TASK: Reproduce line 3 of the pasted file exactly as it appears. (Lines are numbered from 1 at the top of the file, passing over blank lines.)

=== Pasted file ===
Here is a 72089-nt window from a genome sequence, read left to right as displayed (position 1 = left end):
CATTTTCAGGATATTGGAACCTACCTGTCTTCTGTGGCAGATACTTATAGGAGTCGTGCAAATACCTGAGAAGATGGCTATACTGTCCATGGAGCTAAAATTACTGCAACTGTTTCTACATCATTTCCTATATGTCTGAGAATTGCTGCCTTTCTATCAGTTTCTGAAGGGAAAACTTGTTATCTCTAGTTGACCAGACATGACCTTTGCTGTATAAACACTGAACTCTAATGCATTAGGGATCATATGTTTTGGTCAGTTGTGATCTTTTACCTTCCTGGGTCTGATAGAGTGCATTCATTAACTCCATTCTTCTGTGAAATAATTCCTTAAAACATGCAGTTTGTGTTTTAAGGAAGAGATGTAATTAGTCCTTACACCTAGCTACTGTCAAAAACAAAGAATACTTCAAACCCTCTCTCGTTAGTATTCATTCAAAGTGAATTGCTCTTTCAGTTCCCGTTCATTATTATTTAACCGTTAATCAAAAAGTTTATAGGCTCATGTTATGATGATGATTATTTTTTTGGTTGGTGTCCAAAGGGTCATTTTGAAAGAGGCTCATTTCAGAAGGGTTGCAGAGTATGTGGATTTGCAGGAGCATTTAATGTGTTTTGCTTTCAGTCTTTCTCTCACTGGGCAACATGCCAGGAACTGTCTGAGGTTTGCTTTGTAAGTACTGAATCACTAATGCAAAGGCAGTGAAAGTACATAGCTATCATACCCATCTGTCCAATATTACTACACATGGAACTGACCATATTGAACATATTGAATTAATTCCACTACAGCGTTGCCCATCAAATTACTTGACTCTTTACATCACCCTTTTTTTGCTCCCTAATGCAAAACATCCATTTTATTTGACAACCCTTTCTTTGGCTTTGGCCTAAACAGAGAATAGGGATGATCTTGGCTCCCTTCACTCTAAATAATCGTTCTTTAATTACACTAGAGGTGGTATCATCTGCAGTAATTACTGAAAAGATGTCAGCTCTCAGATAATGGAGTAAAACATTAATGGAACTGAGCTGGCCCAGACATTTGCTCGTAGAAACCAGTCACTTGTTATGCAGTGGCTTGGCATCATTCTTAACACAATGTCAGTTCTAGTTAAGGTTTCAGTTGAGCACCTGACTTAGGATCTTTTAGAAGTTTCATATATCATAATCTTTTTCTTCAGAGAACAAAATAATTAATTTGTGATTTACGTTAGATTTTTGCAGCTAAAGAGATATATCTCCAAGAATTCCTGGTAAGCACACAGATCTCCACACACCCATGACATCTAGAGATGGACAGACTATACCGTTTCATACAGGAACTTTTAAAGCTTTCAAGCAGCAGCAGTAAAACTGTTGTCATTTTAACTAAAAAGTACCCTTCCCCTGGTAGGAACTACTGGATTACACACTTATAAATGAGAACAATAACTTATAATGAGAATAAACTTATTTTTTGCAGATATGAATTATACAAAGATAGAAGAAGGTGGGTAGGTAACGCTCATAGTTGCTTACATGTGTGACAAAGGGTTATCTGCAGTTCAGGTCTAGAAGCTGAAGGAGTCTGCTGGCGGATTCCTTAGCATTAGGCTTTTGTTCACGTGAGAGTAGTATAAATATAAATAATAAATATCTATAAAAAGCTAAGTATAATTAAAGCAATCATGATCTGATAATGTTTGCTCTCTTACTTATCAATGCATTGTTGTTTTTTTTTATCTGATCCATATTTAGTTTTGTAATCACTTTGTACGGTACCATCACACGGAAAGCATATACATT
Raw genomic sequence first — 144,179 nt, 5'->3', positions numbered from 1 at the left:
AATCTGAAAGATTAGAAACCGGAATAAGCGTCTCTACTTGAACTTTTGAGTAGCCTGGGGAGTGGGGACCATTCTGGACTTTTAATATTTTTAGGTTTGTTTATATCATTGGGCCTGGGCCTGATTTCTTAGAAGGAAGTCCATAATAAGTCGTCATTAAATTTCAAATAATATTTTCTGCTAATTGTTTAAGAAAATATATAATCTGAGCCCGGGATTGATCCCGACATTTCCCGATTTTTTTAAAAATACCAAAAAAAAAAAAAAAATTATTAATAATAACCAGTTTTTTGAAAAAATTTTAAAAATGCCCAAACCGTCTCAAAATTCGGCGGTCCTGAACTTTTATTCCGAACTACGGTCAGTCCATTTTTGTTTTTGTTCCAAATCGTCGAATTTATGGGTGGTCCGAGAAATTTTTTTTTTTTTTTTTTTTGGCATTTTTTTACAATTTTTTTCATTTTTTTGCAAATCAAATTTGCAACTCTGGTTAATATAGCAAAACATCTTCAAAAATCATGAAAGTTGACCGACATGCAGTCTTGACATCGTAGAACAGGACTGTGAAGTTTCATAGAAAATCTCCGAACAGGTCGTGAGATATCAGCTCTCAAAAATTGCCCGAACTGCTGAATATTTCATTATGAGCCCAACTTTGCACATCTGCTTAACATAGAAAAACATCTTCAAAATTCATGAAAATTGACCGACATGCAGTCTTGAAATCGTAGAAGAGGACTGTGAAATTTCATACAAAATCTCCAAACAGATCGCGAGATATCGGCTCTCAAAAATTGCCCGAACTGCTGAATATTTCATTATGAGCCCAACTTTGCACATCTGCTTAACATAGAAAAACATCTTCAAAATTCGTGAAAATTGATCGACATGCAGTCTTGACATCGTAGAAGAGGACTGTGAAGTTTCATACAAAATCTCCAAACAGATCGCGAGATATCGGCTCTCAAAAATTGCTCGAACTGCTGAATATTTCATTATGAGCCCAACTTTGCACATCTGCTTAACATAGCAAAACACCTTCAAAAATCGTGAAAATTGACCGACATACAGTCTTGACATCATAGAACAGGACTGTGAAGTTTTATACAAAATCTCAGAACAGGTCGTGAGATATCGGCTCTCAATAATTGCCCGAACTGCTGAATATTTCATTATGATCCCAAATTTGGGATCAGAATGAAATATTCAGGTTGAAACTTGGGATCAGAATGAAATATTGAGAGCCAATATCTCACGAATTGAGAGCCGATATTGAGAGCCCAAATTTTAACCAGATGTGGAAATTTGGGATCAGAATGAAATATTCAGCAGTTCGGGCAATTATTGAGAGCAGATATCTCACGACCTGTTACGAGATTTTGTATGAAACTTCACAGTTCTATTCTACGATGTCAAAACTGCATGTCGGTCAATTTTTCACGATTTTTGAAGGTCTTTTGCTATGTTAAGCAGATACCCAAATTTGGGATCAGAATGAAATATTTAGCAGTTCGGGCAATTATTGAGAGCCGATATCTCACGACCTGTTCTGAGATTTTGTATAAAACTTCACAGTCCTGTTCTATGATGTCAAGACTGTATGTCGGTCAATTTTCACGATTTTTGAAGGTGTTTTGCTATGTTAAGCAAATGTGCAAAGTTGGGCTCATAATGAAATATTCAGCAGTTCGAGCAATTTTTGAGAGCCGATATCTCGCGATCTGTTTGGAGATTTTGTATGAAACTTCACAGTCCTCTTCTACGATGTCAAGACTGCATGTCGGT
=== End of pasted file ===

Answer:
Raw genomic sequence first — 144,179 nt, 5'->3', positions numbered from 1 at the left: